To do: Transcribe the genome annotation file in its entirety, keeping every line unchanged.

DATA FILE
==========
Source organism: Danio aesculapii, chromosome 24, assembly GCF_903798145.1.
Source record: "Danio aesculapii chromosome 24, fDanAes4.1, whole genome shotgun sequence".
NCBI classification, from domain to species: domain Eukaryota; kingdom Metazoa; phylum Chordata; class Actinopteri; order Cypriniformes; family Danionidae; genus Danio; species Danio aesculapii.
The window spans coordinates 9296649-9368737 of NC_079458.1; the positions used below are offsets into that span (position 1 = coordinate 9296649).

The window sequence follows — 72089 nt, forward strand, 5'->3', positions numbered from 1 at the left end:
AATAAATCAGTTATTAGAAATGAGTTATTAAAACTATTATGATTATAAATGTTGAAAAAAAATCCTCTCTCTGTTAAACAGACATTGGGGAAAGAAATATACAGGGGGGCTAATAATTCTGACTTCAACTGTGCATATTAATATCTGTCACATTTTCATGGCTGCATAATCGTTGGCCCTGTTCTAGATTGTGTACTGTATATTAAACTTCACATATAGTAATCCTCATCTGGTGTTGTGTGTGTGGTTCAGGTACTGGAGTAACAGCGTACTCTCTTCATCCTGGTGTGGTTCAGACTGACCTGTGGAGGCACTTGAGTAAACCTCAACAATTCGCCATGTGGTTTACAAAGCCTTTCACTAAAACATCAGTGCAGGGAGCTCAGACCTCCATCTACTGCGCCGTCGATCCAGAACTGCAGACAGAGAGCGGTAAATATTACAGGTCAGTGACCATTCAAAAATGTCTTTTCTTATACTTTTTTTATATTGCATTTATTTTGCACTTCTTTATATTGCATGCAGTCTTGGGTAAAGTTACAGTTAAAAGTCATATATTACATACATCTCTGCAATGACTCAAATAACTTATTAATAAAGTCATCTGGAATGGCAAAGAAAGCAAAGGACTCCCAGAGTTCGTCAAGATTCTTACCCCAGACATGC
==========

Source organism: Danio aesculapii, chromosome 24, assembly GCF_903798145.1.
Source record: "Danio aesculapii chromosome 24, fDanAes4.1, whole genome shotgun sequence".
NCBI classification, from domain to species: domain Eukaryota; kingdom Metazoa; phylum Chordata; class Actinopteri; order Cypriniformes; family Danionidae; genus Danio; species Danio aesculapii.
The window spans coordinates 9296649-9368737 of NC_079458.1; the positions used below are offsets into that span (position 1 = coordinate 9296649).

The window sequence follows — 72089 nt, forward strand, 5'->3', positions numbered from 1 at the left end:
AATAAATCAGTTATTAGAAATGAGTTATTAAAACTATTATGATTATAAATGTTGAAAAAAAATCCTCTCTCTGTTAAACAGACATTGGGGAAAGAAATATACAGGGGGGCTAATAATTCTGACTTCAACTGTGCATATTAATATCTGTCACATTTTCATGGCTGCATAATCGTTGGCCCTGTTCTAGATTGTGTACTGTATATTAAACTTCACATATAGTAATCCTCATCTGGTGTTGTGTGTGTGGTTCAGGTACTGGAGTAACAGCGTACTCTCTTCATCCTGGTGTGGTTCAGACTGACCTGTGGAGGCACTTGAGTAAACCTCAACAATTCGCCATGTGGTTTACAAAGCCTTTCACTAAAACATCAGTGCAGGGAGCTCAGACCTCCATCTACTGCGCCGTCGATCCAGAACTGCAGACAGAGAGCGGTAAATATTACAGGTCAGTGACCATTCAAAAATGTCTTTTCTTATACTTTTTTTATATTGCATTTATTTTGCACTTCTTTATATTGCATGCAGTCTTGGGTAAAGTTACAGTTAAAAGTCATATATTACATACATCTCTGCAATGACTCAAATAACTTATTAATAAAGTCATCTGGAATGGCAAAGAAAGCAAAGGACTCCCAGAGTTCGTCAAGATTCTTACCCCAGACATGC